Thanks for the tip,A.C. I just checked out I I H on Amazon thru that link you posted....there were 46 reviews...overwhelmingly positive....so I just bought my first foray into the world of alchemy......Bardon sounds an intriguing character from some of the things that were written about him in the reviews so I will be doing some research....just a question....has anyone studied the works of Michael Scot the alchemist?....and have an opinion?.....he also translated some of Aristotles works when they came back to the West....Dante had him in one of his circles of hell....also an intriguing person.....
    Quote Originally Posted by horticult
    Hello boys, I read almost everything from FB; he is my countryman. No too bad for start. In magic rings here are jokes about his methodology. Verbatim translation:

    Hi, how are you?
    Well, I am exercising Bardon for 6 months.
    Really, and can he retrieve yet??

    So, I do not know yours common names for dogs and the proper expression for their training, so use your own ingenuity to figure that joke out.
    Quote Originally Posted by horticult
    Fulcanelli s The Mystery of the Cathedrals and The Dwellings of the Philosophers are quite interesting. I have my noose in them for 10y now... You must be very vigilant about succession:
    materia prima IS NOT prima materia
    and various
    ADJECTIVES. that bloody mercury and other things have millions of different ADJECTIVES; that basically mean that author is speaking about something totally different or in another phase; yes, lead is gold, but in another time or from another point of view!!! philosopher is not equal sage etc etc... ...

    There is somewhere www page about his identity - it seems that he was a world famous chemist, and one of his inventions we are using maybe daily;; I am calling him comte de rajon.
    Quote Originally Posted by monkeyblood
    ....I got the gist of the joke,H,.....i think.....so who do you recommend?
    Quote Originally Posted by spectre
    Initiation into Hermetics seems to be best for practical spirit and magick works. However one chapter I noticed is about some alchemical work: Magick Physical Training (VIII) 5. - 9.. He talks about herbal and metal tinctures but he calls these "Fluid Condensers" and their purpose is mostly for what he calls "mental" (spirit) or "psychic" (soul) purposes but he shortly mentions "life elixirs". He mentions that you can make an alchemical elixir, or "fluid condenser", that benefits all parts: the mental, psychic and physical parts of yourself.

    I've got one question: What's the difference between essences and tinctures?
    Quote Originally Posted by ryanl
    In dealing with herbs, a tincture is basically an extract in solution with Ethanol or distilled water. Laudanum was a tincture of Opium, for example.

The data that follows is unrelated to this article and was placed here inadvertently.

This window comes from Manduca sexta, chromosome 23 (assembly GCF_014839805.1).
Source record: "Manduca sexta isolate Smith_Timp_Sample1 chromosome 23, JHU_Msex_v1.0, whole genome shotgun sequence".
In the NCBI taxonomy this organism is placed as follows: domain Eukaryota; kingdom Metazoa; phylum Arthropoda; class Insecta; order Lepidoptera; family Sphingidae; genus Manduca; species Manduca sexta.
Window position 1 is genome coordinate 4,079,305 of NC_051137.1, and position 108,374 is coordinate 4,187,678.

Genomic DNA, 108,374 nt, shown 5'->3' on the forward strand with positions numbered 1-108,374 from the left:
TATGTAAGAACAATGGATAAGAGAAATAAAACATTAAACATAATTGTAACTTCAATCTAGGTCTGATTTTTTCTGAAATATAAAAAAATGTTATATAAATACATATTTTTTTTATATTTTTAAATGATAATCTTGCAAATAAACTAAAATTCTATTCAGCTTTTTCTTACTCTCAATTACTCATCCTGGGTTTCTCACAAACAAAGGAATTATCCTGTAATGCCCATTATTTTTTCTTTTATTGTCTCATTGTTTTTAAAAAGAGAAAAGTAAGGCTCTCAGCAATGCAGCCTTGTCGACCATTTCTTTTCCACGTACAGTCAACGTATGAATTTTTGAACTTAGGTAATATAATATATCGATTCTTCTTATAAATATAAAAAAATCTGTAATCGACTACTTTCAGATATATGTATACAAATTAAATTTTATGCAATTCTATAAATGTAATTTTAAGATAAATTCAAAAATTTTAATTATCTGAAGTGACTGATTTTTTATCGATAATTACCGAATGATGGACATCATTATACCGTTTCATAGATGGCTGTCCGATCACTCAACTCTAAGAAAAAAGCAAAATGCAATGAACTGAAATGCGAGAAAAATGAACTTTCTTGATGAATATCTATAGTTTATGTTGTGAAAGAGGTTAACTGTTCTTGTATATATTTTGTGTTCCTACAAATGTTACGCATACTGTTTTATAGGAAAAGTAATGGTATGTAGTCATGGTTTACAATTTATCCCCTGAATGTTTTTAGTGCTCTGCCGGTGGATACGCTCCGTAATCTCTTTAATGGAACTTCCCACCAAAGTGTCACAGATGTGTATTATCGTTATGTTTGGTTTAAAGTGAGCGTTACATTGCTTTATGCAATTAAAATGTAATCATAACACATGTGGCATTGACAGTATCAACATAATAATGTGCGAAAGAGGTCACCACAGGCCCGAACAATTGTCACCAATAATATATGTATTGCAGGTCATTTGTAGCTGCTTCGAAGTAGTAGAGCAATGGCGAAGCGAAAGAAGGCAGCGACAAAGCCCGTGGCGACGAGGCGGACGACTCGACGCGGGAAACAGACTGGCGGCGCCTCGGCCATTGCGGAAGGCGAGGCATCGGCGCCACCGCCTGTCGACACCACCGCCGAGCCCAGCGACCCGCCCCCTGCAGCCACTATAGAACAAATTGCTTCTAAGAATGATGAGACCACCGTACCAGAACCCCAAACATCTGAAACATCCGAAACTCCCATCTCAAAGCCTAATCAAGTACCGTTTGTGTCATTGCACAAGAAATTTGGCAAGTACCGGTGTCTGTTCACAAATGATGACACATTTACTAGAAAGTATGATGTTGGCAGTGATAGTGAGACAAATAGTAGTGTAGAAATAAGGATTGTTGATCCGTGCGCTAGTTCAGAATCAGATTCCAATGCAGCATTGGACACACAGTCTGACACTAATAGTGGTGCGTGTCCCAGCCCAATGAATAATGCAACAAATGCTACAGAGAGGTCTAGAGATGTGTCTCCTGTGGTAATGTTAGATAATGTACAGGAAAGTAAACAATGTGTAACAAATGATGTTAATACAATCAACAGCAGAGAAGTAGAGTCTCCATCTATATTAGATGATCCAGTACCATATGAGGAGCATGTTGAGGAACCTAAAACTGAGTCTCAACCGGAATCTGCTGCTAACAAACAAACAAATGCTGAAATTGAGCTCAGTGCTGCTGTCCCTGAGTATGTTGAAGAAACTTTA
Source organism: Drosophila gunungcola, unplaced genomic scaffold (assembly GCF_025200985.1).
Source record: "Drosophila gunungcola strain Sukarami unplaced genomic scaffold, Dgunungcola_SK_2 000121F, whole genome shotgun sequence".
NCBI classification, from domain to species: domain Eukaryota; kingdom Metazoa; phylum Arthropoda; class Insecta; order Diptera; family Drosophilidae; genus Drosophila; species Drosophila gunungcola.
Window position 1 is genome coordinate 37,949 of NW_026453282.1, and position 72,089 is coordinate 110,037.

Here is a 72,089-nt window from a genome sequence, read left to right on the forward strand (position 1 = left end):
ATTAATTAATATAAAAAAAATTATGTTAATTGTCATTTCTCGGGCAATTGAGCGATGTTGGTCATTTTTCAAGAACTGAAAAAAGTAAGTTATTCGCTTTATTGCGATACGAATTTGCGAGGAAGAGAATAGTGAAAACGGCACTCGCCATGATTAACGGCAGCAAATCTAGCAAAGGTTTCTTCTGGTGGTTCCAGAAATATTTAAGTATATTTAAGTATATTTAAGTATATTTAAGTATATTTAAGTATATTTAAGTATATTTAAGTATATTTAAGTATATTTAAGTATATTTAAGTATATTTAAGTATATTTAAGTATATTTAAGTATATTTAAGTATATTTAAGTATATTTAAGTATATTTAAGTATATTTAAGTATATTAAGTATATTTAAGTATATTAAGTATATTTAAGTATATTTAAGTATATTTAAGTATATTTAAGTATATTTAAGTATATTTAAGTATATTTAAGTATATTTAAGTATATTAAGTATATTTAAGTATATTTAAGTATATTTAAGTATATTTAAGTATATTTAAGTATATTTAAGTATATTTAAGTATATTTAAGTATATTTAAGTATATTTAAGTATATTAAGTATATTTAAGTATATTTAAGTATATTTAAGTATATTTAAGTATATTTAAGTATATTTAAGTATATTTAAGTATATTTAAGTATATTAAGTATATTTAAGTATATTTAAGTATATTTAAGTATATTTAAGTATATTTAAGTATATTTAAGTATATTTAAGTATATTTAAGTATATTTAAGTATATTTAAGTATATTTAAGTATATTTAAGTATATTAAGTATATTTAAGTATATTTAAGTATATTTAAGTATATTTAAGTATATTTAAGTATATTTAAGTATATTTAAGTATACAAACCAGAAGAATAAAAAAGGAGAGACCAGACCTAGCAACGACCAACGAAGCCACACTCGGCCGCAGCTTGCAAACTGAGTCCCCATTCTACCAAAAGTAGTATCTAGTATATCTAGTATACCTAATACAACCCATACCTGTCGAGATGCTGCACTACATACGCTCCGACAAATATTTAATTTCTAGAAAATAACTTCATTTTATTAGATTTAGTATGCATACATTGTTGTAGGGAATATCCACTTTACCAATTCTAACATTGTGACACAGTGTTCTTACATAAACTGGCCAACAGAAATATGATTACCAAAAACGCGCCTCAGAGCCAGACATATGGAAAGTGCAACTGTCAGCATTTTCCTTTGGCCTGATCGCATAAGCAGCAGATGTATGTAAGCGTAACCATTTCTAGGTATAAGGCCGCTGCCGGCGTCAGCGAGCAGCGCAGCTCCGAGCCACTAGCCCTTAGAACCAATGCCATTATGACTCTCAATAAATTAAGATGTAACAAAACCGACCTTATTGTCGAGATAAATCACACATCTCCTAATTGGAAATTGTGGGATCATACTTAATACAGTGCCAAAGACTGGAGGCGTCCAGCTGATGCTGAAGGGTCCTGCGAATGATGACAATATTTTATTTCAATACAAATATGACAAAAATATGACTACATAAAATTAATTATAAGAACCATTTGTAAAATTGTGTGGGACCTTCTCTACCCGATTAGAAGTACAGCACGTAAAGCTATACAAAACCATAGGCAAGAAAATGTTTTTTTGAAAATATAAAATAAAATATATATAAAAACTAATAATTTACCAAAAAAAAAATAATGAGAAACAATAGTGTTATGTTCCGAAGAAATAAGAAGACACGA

An essense would be the "essential oil" of the herb and would be free of the Ethanol solution. In Alchemy, the essense is referred to as "mercury" which is not the same as metallic mercury (quicksilver), but it kind of shares the same properties of quicksilver. Like quicksilver, you can't burn it because it vaporizes in heat and flies away to condense again when cooled.

    Because of the essense's indestructible nature, it's sometimes referred to as the spirit of the herb.

    I hope this helps!
    Quote Originally Posted by spectre
    Yes thank you very much!

    I asked because Franz Bardon wrote that "tinctures are for the astral sphere (soul/psychic)" and that "essences are for the mental sphere (spirit)".
    Quote Originally Posted by monkeyblood
    Quote Originally Posted by Jepetto
    One thing that has thrown me is that in this book, Lesson One starts with the Magician, and Aleph, while most references I see online start with the Fool. I had read somewhere that there is a small group who do use this method. The examples given in the book though are very convincing and seem to resonate very strongly inside.
    I got my copy of Bardon's Initiation into Hermetics last week....gotta love Amazon sometimes,all the way from the States in eight days!.....so I did the preliminary skim read which was useful as a brief overview and have settled down to read it thoroughly with highlighter in hand.
    Bardon also claims the Magician is the first card of the tarot.....I have heard others say that The Fool is as well.....some say it can be either......it can be confusing....for what its worth I was taught the Magician is the first.....the Fool not being represented by any number.